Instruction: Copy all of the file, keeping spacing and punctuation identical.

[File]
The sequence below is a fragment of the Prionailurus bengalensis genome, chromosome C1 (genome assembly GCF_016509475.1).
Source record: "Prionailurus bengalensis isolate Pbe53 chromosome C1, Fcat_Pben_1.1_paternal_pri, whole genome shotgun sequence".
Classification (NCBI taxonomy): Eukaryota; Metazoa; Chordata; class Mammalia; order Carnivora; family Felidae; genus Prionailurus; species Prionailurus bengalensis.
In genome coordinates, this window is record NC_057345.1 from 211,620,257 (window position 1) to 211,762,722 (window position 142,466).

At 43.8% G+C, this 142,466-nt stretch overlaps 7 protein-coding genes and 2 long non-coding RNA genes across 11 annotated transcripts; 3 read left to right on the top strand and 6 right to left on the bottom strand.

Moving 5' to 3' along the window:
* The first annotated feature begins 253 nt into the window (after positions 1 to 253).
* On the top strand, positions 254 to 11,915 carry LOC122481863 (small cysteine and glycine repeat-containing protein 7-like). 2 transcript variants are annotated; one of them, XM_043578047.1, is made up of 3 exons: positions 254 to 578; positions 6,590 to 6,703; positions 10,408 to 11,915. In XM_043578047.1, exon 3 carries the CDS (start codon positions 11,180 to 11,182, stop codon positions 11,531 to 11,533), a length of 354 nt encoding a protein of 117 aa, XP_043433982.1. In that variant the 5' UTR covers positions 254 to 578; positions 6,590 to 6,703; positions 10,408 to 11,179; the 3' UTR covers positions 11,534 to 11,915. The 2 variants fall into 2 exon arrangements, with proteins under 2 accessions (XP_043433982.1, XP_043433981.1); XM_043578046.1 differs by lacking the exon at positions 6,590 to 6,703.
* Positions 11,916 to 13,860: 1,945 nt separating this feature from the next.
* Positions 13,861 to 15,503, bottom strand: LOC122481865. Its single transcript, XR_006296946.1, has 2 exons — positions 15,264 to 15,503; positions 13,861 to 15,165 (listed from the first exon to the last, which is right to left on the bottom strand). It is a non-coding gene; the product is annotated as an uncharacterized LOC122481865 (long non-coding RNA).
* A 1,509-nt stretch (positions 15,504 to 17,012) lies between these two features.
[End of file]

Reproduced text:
The sequence below is a fragment of the Prionailurus bengalensis genome, chromosome C1 (genome assembly GCF_016509475.1).
Source record: "Prionailurus bengalensis isolate Pbe53 chromosome C1, Fcat_Pben_1.1_paternal_pri, whole genome shotgun sequence".
Classification (NCBI taxonomy): Eukaryota; Metazoa; Chordata; class Mammalia; order Carnivora; family Felidae; genus Prionailurus; species Prionailurus bengalensis.
In genome coordinates, this window is record NC_057345.1 from 211,620,257 (window position 1) to 211,762,722 (window position 142,466).

At 43.8% G+C, this 142,466-nt stretch overlaps 7 protein-coding genes and 2 long non-coding RNA genes across 11 annotated transcripts; 3 read left to right on the top strand and 6 right to left on the bottom strand.

Moving 5' to 3' along the window:
* The first annotated feature begins 253 nt into the window (after positions 1 to 253).
* On the top strand, positions 254 to 11,915 carry LOC122481863 (small cysteine and glycine repeat-containing protein 7-like). 2 transcript variants are annotated; one of them, XM_043578047.1, is made up of 3 exons: positions 254 to 578; positions 6,590 to 6,703; positions 10,408 to 11,915. In XM_043578047.1, exon 3 carries the CDS (start codon positions 11,180 to 11,182, stop codon positions 11,531 to 11,533), a length of 354 nt encoding a protein of 117 aa, XP_043433982.1. In that variant the 5' UTR covers positions 254 to 578; positions 6,590 to 6,703; positions 10,408 to 11,179; the 3' UTR covers positions 11,534 to 11,915. The 2 variants fall into 2 exon arrangements, with proteins under 2 accessions (XP_043433982.1, XP_043433981.1); XM_043578046.1 differs by lacking the exon at positions 6,590 to 6,703.
* Positions 11,916 to 13,860: 1,945 nt separating this feature from the next.
* Positions 13,861 to 15,503, bottom strand: LOC122481865. Its single transcript, XR_006296946.1, has 2 exons — positions 15,264 to 15,503; positions 13,861 to 15,165 (listed from the first exon to the last, which is right to left on the bottom strand). It is a non-coding gene; the product is annotated as an uncharacterized LOC122481865 (long non-coding RNA).
* A 1,509-nt stretch (positions 15,504 to 17,012) lies between these two features.